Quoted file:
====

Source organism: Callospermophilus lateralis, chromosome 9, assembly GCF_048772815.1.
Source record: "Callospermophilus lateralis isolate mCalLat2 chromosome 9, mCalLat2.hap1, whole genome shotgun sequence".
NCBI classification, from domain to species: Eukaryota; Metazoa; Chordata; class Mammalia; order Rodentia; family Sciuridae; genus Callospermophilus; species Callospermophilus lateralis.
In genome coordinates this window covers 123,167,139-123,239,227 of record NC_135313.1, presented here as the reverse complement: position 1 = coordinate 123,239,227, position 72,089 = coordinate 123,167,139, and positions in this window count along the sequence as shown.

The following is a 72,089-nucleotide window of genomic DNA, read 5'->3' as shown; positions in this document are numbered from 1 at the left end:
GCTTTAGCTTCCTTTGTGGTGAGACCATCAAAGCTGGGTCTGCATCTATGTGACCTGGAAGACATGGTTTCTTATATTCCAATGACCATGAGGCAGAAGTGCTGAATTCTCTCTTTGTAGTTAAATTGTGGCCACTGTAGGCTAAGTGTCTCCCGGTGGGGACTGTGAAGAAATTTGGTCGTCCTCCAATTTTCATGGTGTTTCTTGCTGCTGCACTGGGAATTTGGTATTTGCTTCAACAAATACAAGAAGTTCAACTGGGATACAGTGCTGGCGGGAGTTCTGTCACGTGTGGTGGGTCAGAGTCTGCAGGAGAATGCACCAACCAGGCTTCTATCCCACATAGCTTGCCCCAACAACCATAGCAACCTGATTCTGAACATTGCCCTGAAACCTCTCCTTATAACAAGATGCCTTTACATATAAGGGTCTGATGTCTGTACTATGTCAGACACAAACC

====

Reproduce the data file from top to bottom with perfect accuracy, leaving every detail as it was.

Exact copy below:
Source organism: Callospermophilus lateralis, chromosome 9, assembly GCF_048772815.1.
Source record: "Callospermophilus lateralis isolate mCalLat2 chromosome 9, mCalLat2.hap1, whole genome shotgun sequence".
NCBI classification, from domain to species: Eukaryota; Metazoa; Chordata; class Mammalia; order Rodentia; family Sciuridae; genus Callospermophilus; species Callospermophilus lateralis.
In genome coordinates this window covers 123,167,139-123,239,227 of record NC_135313.1, presented here as the reverse complement: position 1 = coordinate 123,239,227, position 72,089 = coordinate 123,167,139, and positions in this window count along the sequence as shown.

The following is a 72,089-nucleotide window of genomic DNA, read 5'->3' as shown; positions in this document are numbered from 1 at the left end:
GCTTTAGCTTCCTTTGTGGTGAGACCATCAAAGCTGGGTCTGCATCTATGTGACCTGGAAGACATGGTTTCTTATATTCCAATGACCATGAGGCAGAAGTGCTGAATTCTCTCTTTGTAGTTAAATTGTGGCCACTGTAGGCTAAGTGTCTCCCGGTGGGGACTGTGAAGAAATTTGGTCGTCCTCCAATTTTCATGGTGTTTCTTGCTGCTGCACTGGGAATTTGGTATTTGCTTCAACAAATACAAGAAGTTCAACTGGGATACAGTGCTGGCGGGAGTTCTGTCACGTGTGGTGGGTCAGAGTCTGCAGGAGAATGCACCAACCAGGCTTCTATCCCACATAGCTTGCCCCAACAACCATAGCAACCTGATTCTGAACATTGCCCTGAAACCTCTCCTTATAACAAGATGCCTTTACATATAAGGGTCTGATGTCTGTACTATGTCAGACACAAACC